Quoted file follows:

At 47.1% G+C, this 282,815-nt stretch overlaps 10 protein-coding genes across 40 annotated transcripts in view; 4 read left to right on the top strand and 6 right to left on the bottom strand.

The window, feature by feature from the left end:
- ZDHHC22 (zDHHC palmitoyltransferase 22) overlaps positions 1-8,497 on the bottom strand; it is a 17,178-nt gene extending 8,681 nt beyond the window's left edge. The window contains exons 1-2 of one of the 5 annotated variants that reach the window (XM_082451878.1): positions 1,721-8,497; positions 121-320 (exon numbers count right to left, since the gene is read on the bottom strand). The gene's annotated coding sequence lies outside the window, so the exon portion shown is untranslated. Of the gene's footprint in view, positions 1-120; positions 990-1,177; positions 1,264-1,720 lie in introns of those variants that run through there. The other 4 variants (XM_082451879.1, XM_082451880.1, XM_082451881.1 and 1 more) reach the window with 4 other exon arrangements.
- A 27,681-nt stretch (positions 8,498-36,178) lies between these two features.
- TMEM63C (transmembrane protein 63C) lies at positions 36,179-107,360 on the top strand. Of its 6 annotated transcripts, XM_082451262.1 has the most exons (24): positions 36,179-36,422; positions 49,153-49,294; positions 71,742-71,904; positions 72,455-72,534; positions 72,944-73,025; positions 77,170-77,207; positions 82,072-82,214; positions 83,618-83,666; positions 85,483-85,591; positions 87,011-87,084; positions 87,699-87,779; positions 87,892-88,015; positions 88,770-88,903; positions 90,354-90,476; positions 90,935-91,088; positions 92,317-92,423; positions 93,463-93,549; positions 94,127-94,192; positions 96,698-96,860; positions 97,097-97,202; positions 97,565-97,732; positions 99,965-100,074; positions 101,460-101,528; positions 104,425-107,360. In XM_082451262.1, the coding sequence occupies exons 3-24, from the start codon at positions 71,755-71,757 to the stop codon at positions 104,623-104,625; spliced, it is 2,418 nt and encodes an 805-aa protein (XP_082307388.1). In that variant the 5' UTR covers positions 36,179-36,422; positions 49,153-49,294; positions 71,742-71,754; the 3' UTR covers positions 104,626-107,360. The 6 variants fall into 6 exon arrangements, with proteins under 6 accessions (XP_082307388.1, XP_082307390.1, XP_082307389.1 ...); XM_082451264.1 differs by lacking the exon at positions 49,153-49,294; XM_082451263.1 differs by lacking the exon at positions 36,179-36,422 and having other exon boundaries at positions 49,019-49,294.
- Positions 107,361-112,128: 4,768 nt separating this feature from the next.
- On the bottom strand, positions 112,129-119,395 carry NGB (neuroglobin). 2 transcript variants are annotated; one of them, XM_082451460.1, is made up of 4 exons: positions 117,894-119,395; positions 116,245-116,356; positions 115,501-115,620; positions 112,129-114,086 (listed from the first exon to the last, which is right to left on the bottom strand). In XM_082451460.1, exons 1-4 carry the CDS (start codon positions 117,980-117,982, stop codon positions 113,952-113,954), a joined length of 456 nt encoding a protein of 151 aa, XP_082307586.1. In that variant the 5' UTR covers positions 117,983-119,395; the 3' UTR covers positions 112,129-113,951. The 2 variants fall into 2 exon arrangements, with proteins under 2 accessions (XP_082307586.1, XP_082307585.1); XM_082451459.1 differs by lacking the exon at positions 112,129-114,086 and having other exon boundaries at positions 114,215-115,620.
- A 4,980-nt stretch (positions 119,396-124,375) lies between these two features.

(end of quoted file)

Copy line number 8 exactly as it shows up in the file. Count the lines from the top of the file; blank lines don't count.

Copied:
- A 4,980-nt stretch (positions 119,396-124,375) lies between these two features.